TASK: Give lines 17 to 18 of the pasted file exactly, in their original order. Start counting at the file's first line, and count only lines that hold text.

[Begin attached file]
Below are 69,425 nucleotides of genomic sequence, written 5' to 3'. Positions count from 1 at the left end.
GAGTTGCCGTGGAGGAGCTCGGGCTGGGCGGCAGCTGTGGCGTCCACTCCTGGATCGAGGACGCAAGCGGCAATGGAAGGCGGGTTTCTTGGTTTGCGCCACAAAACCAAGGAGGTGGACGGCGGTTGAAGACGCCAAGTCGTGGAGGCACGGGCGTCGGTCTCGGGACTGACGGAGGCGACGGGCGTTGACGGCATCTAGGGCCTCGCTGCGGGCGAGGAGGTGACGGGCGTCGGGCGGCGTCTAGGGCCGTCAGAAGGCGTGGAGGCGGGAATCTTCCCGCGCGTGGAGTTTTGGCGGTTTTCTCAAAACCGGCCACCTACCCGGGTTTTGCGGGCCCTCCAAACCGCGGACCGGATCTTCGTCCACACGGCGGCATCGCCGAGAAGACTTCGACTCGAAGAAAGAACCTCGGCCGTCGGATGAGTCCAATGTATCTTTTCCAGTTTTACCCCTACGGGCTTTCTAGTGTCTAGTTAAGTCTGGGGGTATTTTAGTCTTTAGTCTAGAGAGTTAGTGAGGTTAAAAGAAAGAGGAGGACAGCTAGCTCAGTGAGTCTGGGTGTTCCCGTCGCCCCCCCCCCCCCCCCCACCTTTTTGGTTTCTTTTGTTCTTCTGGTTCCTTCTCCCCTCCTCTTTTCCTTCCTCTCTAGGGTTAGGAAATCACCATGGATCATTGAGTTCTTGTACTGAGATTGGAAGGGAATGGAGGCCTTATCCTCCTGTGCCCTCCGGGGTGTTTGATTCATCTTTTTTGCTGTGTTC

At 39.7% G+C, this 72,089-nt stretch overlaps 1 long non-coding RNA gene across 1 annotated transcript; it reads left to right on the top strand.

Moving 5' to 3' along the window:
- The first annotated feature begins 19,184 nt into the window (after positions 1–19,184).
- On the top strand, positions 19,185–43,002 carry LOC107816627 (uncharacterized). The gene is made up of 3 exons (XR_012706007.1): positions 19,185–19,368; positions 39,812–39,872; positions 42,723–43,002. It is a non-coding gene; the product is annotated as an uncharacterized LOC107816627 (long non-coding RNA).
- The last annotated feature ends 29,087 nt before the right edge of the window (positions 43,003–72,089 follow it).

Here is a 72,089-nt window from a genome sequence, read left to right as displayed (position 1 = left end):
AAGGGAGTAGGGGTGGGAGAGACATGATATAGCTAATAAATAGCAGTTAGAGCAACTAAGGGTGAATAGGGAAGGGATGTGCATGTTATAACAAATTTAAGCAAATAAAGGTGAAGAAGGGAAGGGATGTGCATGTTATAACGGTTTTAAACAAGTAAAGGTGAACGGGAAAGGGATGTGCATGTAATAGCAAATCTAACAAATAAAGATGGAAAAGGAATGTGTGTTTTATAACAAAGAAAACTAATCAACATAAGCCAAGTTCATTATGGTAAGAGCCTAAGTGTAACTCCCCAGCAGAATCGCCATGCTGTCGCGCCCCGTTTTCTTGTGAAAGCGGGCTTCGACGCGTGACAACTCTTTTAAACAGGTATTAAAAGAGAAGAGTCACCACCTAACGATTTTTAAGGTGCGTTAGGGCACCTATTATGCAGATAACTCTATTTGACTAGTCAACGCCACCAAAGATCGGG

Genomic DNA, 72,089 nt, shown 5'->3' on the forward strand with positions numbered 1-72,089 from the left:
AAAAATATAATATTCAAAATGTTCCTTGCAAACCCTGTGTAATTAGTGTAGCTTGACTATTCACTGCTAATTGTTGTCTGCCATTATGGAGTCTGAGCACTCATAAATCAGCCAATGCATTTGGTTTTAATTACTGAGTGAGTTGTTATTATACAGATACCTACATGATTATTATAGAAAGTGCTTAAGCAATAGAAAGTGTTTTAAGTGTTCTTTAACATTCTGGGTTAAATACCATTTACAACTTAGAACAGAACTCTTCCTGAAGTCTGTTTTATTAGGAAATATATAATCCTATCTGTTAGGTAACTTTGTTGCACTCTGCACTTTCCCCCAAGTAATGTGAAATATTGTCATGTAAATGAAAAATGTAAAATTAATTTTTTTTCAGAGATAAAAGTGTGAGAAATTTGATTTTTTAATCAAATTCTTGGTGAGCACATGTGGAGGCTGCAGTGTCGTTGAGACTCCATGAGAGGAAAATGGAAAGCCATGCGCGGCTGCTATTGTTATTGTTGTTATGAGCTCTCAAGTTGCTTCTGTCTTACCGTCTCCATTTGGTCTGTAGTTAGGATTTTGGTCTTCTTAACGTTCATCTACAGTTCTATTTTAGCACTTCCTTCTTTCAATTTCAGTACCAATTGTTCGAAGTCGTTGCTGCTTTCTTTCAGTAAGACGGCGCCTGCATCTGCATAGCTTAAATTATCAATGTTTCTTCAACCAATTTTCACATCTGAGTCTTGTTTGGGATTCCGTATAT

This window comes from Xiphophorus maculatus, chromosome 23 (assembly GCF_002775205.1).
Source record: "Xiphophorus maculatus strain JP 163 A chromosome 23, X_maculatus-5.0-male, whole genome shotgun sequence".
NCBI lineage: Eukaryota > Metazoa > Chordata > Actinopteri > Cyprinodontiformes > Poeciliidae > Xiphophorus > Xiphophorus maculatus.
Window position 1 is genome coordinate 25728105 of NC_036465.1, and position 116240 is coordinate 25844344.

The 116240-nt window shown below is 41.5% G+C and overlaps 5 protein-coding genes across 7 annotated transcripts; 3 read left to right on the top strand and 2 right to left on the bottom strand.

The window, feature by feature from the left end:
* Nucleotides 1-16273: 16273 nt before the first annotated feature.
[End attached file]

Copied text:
The window, feature by feature from the left end:
* Nucleotides 1-16273: 16273 nt before the first annotated feature.